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UK cab trade debate and advice
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PostPosted: Thu Mar 29, 2018 9:40 am 
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Location: A City near Birmingham
ill 5hit up county and ask for any contact details for this "fund"

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PostPosted: Thu Mar 29, 2018 10:08 pm 
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Sounds like a good plan. :)


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PostPosted: Fri Mar 30, 2018 9:58 am 
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Location: A City near Birmingham
cant be "by price" that 1 CT wins about 10 runs out the same school on a fleet of 2017 plated lwb buses and cant be coincidence...


10 drivers and 10 Escorts dont come cheap either

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PostPosted: Sun Apr 15, 2018 11:36 am 
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Okay, having done a bit more digging around, I remember reading a case regarding Glockner Ambulanz in Germany dating back to 2001. The similarity there was a private ambulance company providing urgent and non-urgent patient transport, competition laws and the like. a paragraph in that case stuck in my mind defining what is construed in the UK as "hire and reward". It is defined as "economic activity regardless of the status of the operator".

The Glockner case relied on case law dating back to the case of Pavlov & others in Holland, which then relied on earlier case law dating back to 1978. This link is from the Pavlov case"

74 The Court has consistently held that, in the context of competition law, the concept of an undertaking covers any entity engaged in an economic activity, regardless of the legal status of the entity or the way in which it is financed (see, in particular, Case C-41/90 Höfner and Elser [1991] ECR I-1979, paragraph 21, Joined Cases C-159/91 and C-160/91 Poucet and Pistre [1993] ECR I-637, paragraph 17, Case C-244/94 Fédération Française des Sociétés d'Assurance [1995] ECR I-4013, paragraph 14, Albany, paragraph 77, Brentjens', paragraph 77, and Drijvende Bokken, paragraph 67).

75 It has also been consistently held that any activity consisting in offering goods and services on a given market is an economic activity (Case 118/85 Commission v Italy [1987] ECR 2599, paragraph 7, and Case C-35/96 Commission v Italy [1998] ECR I-3851, paragraph 36).



So as these CT outfits are working for "economic activity" they come under the same competition laws as the rest of us! No ifs or buts, it is cast-iron case law.
It could also be argued that volunteers providing patient transport for 45p a mile and doing taxi/ph drivers out of fares are an undertaking engaged in economic activity. What they are doing is anti-competitive by avoiding licencing regulations.


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PostPosted: Sun Apr 15, 2018 4:05 pm 
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There's actually several aspects to this matter. First, hire and reward. There is a basic misunderstanding across the board of the meaning of Hire and Reward. Some think if the driver isn't being paid then it's not for hire and reward, as the driver isn't being rewarded. The other is "is the vehicle being used for hire and reward?" So we can have the situation of a volunteer driver driving a CT minibus that people have paid the CT operator money to travel in. Is it hire and reward? The answer is Yes, because the operator is making a charge for it. If a PSV driver volunteers to drive a minibus for free, is he driving for hire and reward? Again the answer is Yes because the operator is getting paid for hiring the bus out.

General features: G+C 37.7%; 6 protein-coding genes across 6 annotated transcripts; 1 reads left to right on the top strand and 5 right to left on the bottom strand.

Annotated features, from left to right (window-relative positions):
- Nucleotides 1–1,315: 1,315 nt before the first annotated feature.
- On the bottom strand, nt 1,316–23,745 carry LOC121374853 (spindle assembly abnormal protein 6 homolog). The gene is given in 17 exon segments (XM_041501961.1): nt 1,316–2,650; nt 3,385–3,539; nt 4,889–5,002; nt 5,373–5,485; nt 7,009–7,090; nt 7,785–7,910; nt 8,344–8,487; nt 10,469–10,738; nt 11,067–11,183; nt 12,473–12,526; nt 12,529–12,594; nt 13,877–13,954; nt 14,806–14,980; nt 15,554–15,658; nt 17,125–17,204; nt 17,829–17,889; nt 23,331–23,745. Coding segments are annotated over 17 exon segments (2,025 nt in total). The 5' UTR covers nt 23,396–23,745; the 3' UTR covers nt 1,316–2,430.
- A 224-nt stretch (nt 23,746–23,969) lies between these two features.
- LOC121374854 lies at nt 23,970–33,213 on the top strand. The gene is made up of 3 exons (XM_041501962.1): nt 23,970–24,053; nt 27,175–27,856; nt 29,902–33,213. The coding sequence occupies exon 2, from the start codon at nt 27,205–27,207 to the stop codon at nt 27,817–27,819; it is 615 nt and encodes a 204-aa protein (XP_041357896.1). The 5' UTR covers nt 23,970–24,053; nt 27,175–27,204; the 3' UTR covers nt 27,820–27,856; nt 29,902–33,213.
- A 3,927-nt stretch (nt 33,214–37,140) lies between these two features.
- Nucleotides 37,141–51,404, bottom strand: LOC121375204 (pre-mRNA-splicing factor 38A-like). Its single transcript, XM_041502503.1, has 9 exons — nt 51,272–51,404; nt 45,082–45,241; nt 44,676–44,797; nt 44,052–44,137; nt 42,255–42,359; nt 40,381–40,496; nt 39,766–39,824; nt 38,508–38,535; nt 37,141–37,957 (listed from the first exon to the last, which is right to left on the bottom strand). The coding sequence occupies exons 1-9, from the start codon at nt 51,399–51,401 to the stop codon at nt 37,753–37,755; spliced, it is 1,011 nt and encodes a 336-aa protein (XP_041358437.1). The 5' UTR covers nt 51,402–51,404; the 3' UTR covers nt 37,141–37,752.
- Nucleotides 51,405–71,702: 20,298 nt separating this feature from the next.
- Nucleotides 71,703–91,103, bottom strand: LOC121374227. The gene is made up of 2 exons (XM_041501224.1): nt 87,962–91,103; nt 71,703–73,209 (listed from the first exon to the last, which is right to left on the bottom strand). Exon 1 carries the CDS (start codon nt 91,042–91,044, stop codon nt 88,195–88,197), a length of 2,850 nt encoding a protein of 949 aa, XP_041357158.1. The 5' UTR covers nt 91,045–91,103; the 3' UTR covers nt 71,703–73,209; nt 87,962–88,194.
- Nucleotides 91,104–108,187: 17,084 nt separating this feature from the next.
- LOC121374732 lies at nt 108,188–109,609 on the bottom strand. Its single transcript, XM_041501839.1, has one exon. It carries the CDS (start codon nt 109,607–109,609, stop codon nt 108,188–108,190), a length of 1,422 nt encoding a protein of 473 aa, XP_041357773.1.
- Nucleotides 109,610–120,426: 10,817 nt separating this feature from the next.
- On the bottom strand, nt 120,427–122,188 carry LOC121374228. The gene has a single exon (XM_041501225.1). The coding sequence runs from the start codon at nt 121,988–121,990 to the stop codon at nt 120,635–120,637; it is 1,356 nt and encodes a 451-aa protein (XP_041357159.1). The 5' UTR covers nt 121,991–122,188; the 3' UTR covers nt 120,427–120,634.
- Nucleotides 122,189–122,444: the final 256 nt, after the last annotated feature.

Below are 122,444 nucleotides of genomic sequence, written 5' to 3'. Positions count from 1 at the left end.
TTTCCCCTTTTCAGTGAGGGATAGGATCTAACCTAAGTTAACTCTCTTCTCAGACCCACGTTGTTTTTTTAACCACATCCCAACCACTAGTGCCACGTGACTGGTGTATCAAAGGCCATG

It is only if the minibus is operated and owned by something like a scout group and makes no charge for anyone travelling that it is not for hire and reward, regardless of whether or not the driver is being paid. If the scout group charges its scouts for going out, then it is hire and reward as it is for financial activity, regardless of the status of the operator.

The operator will need a PSV O licence, a transport manager, be of financial standing and obey all the PSV regulations. the only slight difference is on a restricted licence where running a minibus is not a major part of the business. So the old folks luncheon club will need a restricted O licence if they only have one minibus, more than one is not allowed.

The other major factor is the various competition Acts both in European and UK law. As I pointed out in my previous post there's case law going back to 1979 which defines that. So when it comes to the UK Government arguing the case for keeping the s19 minibuses, case law from all round is against them. They don't have any idea of their own laws.

The simple answer for the CT operators is obey the law, get properly licenced. There's currently an unknown amount of c19 permits in issue, the DfT haven't got an idea of how many, possibly up to a million not all in use. As for drivers, they haven't got any idea. How many minibuses? Again not a clue!

As for licenced PSVs, theres about 90,000 PSVs licenced at the moment with around 120,000 psv drivers and about 70,000 operators on the books. So that gives some idea of the scale of the problem.


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